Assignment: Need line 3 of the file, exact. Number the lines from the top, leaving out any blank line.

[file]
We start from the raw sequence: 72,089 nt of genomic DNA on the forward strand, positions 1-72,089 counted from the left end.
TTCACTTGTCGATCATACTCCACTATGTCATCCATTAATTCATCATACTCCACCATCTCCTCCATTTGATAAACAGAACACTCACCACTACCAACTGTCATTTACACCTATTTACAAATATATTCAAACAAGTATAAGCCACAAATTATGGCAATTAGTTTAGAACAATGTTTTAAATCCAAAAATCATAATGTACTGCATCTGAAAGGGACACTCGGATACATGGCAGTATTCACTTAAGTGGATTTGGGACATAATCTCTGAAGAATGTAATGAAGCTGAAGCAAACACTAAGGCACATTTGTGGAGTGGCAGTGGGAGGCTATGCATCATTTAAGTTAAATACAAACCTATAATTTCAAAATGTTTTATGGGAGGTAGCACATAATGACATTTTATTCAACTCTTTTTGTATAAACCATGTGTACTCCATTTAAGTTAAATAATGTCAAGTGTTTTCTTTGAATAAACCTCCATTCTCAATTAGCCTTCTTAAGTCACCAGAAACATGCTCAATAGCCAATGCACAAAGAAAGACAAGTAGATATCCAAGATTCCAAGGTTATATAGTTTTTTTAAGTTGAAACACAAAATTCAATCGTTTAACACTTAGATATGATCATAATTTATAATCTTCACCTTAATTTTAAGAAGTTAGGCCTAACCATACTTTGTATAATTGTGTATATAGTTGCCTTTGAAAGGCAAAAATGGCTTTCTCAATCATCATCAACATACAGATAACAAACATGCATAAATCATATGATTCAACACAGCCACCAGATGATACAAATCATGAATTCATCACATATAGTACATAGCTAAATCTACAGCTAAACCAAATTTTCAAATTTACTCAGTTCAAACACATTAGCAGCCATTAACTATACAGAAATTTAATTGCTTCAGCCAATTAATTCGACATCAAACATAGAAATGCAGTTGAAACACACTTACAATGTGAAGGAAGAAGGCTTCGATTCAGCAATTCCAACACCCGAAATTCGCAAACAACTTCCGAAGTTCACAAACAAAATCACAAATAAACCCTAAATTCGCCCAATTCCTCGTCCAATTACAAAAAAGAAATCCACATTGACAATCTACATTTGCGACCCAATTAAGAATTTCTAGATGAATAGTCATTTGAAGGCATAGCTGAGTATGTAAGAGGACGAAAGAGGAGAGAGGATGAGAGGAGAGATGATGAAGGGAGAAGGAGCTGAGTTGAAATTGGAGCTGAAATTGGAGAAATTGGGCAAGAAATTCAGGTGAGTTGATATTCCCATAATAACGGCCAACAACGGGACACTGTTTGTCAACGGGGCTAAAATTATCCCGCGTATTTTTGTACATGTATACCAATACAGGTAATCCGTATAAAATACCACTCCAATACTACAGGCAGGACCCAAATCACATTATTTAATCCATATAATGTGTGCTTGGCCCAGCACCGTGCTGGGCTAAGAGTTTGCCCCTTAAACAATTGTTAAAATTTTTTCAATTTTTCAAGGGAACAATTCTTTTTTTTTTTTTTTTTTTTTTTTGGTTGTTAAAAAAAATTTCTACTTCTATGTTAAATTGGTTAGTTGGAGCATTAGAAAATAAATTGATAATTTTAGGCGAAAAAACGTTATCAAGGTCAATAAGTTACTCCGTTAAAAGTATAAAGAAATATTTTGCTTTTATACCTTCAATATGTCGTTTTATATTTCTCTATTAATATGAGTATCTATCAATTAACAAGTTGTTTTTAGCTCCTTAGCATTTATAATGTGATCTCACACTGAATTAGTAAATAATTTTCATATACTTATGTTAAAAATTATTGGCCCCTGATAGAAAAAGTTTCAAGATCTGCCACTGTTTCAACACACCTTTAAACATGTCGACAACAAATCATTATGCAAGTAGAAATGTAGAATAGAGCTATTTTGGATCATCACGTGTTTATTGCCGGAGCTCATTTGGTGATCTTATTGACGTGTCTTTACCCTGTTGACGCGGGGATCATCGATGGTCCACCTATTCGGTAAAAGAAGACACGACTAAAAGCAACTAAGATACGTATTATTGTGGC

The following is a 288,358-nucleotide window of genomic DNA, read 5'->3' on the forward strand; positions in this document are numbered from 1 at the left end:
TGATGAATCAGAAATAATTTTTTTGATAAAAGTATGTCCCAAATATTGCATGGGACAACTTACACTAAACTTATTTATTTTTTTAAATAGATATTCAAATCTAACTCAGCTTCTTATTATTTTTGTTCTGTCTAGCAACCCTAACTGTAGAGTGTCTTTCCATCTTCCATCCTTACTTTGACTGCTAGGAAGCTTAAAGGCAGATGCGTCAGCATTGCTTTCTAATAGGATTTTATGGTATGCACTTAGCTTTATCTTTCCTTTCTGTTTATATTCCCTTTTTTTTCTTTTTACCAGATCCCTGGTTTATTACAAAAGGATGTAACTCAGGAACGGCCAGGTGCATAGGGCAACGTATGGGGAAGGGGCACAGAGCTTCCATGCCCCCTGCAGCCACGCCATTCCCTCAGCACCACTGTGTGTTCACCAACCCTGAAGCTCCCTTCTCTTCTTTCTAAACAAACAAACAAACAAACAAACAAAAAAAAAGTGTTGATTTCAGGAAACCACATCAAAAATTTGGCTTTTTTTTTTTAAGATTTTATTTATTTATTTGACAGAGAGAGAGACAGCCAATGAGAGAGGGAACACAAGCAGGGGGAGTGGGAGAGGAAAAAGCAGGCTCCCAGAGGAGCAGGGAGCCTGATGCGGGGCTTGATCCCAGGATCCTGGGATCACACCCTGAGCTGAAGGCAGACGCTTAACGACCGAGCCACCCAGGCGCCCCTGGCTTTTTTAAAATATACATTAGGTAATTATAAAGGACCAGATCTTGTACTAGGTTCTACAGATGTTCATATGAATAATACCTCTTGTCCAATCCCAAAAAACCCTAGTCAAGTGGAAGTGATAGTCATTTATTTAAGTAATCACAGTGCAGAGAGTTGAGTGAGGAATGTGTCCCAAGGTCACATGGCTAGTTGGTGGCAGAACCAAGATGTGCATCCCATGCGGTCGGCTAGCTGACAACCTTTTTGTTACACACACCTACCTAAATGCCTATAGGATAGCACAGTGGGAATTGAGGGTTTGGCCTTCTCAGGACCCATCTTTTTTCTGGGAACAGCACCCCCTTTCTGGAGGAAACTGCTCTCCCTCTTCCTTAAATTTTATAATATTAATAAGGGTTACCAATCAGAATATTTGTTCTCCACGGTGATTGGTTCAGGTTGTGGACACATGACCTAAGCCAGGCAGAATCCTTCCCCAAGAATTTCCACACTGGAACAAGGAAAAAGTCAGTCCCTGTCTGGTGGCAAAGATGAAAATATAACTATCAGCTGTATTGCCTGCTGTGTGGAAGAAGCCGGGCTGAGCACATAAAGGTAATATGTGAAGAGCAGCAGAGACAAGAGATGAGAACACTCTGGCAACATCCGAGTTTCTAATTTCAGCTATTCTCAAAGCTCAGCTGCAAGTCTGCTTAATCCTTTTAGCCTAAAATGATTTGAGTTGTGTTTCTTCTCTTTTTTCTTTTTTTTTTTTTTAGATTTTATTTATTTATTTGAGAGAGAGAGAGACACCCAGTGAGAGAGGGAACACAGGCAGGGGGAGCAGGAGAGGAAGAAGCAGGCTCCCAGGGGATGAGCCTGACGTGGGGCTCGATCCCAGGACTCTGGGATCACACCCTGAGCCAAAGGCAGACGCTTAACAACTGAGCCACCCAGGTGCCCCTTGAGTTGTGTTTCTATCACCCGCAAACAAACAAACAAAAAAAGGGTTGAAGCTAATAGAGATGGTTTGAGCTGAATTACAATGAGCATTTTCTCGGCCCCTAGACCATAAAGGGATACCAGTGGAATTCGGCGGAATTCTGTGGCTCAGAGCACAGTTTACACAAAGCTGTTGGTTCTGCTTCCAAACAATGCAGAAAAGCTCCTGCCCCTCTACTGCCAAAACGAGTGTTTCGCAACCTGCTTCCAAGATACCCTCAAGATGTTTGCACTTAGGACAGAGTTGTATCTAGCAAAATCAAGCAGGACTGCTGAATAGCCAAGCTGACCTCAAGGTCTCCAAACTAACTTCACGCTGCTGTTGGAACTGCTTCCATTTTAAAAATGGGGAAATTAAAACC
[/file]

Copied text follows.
The following is a 288,358-nucleotide window of genomic DNA, read 5'->3' on the forward strand; positions in this document are numbered from 1 at the left end: